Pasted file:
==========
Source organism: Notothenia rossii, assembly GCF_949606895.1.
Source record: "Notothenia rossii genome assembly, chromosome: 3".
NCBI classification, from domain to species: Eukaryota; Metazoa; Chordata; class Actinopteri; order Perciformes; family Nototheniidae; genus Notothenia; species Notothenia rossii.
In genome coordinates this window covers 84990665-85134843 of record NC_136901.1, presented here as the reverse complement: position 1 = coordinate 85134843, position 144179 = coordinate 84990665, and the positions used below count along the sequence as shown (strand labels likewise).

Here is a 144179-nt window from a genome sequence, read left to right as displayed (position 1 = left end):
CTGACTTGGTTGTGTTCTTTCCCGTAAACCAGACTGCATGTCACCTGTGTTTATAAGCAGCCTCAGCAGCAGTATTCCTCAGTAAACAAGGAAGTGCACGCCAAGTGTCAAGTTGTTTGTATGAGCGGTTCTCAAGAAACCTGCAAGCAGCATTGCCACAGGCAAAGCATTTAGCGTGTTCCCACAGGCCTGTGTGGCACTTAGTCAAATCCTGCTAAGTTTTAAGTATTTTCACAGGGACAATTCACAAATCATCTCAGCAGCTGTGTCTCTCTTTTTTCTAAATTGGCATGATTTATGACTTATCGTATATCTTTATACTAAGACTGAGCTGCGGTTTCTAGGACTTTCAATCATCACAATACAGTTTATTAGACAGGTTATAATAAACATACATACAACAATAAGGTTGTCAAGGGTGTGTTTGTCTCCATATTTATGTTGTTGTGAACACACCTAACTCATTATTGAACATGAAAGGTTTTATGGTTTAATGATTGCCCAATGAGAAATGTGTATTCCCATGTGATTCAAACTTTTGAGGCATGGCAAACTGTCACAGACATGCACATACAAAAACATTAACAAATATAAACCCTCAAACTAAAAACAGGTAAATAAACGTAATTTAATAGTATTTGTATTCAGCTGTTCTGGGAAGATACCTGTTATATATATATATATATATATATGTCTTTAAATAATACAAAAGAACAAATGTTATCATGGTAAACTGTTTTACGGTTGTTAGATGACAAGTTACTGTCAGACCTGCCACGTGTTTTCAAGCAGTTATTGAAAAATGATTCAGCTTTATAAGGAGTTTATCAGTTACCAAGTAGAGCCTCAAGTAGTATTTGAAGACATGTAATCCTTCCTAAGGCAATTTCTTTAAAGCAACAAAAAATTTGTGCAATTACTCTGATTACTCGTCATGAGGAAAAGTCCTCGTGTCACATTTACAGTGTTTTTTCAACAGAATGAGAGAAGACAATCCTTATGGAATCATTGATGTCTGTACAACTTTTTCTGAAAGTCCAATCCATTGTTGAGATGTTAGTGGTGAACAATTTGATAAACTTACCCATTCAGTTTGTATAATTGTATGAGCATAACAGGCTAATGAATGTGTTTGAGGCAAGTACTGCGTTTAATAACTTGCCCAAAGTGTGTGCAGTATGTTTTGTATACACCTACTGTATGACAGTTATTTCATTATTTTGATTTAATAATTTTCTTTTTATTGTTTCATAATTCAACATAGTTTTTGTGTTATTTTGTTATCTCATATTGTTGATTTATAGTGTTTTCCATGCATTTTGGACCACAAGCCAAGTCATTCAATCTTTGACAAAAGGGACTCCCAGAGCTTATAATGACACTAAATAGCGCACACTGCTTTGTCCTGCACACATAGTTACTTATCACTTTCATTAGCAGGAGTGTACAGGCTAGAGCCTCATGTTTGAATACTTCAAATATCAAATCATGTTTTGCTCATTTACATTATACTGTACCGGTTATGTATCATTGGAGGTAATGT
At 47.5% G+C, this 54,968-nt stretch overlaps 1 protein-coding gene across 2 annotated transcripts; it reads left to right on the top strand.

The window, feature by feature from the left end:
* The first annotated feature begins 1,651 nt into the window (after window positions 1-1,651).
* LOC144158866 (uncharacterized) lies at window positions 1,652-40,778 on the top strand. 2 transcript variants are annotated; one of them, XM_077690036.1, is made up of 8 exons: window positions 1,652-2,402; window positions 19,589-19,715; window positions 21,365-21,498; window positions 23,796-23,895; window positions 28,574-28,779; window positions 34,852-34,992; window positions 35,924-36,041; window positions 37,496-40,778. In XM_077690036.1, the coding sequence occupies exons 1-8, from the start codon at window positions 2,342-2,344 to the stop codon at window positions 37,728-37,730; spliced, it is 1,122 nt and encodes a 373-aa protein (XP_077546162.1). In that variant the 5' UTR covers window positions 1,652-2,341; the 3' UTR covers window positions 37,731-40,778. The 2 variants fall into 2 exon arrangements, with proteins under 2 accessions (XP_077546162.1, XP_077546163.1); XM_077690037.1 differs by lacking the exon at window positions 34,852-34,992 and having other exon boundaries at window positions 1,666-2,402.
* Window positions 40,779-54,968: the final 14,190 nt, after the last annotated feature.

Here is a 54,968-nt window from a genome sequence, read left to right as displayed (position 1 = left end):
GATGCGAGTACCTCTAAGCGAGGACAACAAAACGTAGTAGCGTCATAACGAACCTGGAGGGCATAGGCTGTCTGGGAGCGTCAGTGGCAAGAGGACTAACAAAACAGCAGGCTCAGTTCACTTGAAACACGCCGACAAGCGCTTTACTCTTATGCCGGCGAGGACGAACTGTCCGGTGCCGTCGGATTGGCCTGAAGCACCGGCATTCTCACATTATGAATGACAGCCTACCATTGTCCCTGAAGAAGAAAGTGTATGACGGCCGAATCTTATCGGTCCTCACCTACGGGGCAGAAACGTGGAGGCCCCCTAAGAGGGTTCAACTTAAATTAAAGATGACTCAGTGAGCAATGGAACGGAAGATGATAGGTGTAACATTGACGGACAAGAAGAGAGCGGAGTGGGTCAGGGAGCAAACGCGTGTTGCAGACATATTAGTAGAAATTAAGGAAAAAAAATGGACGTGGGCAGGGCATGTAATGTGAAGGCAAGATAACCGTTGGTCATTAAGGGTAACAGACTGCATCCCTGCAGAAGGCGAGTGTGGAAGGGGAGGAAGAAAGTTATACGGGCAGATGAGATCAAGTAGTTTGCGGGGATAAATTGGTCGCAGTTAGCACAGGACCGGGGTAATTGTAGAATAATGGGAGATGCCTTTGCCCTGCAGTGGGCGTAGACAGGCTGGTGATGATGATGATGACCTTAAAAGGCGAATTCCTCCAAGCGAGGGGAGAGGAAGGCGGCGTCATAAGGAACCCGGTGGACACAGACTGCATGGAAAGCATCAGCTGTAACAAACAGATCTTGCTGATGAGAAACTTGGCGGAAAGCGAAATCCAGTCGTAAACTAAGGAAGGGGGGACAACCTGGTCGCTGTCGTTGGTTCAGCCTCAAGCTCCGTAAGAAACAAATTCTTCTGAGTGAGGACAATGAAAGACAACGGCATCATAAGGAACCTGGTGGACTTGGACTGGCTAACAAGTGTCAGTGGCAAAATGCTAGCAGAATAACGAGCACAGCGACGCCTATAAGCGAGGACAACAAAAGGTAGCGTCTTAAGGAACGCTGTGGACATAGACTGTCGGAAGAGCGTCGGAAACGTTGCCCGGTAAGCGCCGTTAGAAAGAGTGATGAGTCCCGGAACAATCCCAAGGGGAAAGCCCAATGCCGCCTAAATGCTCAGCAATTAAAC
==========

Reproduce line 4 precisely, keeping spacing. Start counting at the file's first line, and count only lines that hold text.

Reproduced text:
In genome coordinates this window covers 84990665-85134843 of record NC_136901.1, presented here as the reverse complement: position 1 = coordinate 85134843, position 144179 = coordinate 84990665, and the positions used below count along the sequence as shown (strand labels likewise).